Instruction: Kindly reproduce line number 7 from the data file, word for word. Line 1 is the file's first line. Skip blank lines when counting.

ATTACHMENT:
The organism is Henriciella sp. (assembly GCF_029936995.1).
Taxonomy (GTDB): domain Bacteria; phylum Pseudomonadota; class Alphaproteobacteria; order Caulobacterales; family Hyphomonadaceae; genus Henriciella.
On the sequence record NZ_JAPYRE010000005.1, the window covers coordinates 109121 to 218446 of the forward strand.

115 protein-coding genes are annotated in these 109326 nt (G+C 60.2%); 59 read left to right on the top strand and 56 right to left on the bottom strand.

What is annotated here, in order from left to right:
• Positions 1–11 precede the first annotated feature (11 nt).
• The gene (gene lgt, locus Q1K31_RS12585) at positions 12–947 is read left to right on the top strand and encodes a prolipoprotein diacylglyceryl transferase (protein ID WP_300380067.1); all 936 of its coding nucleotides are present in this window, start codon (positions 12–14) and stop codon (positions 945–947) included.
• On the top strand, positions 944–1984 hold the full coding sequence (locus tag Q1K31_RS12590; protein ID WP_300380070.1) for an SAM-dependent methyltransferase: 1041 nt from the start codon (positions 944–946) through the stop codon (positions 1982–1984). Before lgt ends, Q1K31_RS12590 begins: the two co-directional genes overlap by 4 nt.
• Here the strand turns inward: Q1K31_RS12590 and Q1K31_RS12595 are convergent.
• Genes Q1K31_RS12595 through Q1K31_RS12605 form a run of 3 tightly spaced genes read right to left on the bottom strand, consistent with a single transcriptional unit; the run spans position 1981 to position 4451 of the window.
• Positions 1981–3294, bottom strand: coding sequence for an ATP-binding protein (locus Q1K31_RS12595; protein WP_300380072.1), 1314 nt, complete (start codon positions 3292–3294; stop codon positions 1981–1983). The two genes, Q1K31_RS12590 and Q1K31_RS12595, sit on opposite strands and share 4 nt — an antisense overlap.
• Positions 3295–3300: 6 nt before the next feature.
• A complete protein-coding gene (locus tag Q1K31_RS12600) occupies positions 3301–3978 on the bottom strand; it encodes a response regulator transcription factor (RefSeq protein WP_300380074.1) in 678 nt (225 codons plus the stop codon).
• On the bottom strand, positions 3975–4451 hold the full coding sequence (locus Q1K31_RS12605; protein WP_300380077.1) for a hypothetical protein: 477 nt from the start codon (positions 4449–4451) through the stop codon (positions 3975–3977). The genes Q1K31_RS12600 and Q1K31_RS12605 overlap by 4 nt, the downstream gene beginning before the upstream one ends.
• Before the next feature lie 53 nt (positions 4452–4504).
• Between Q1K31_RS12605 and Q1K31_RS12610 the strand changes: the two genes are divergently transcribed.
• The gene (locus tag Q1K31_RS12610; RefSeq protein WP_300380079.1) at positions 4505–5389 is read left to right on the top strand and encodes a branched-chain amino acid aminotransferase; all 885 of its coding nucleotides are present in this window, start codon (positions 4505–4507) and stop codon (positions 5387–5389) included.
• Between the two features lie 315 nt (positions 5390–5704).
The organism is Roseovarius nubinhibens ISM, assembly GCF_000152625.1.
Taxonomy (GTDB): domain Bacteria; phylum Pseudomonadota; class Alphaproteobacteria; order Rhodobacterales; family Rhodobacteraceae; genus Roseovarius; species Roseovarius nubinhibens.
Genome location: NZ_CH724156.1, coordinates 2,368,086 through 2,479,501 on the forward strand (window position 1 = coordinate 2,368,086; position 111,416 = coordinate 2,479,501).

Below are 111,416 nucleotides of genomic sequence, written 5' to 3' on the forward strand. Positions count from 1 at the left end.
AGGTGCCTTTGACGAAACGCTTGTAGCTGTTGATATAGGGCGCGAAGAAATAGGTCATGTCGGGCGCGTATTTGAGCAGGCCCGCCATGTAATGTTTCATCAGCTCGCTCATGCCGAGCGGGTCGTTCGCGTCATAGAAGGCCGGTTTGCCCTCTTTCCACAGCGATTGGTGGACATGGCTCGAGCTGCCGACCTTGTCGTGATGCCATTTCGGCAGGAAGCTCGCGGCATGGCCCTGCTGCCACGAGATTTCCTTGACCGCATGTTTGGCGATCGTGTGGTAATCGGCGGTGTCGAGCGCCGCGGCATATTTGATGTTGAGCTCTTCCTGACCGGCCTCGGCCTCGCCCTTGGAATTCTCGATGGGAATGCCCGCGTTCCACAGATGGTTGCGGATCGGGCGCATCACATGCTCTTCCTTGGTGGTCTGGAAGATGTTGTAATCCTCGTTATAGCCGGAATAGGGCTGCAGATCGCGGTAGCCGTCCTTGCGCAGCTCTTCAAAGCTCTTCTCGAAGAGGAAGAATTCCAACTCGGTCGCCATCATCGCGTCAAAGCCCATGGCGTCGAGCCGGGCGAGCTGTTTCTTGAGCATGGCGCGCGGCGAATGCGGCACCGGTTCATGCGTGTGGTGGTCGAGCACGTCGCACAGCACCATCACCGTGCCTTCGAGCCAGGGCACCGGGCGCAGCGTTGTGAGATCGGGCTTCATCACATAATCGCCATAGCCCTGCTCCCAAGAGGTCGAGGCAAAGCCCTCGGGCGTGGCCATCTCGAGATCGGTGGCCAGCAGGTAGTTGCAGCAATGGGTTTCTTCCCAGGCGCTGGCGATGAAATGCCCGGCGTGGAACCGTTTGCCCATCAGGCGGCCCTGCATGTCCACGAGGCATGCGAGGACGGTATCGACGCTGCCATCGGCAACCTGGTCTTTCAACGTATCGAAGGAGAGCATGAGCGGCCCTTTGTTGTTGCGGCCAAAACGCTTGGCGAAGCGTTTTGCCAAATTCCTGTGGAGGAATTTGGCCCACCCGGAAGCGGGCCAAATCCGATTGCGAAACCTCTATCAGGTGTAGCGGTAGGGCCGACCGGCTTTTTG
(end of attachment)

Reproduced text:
• The gene (gene lgt, locus Q1K31_RS12585) at positions 12–947 is read left to right on the top strand and encodes a prolipoprotein diacylglyceryl transferase (protein ID WP_300380067.1); all 936 of its coding nucleotides are present in this window, start codon (positions 12–14) and stop codon (positions 945–947) included.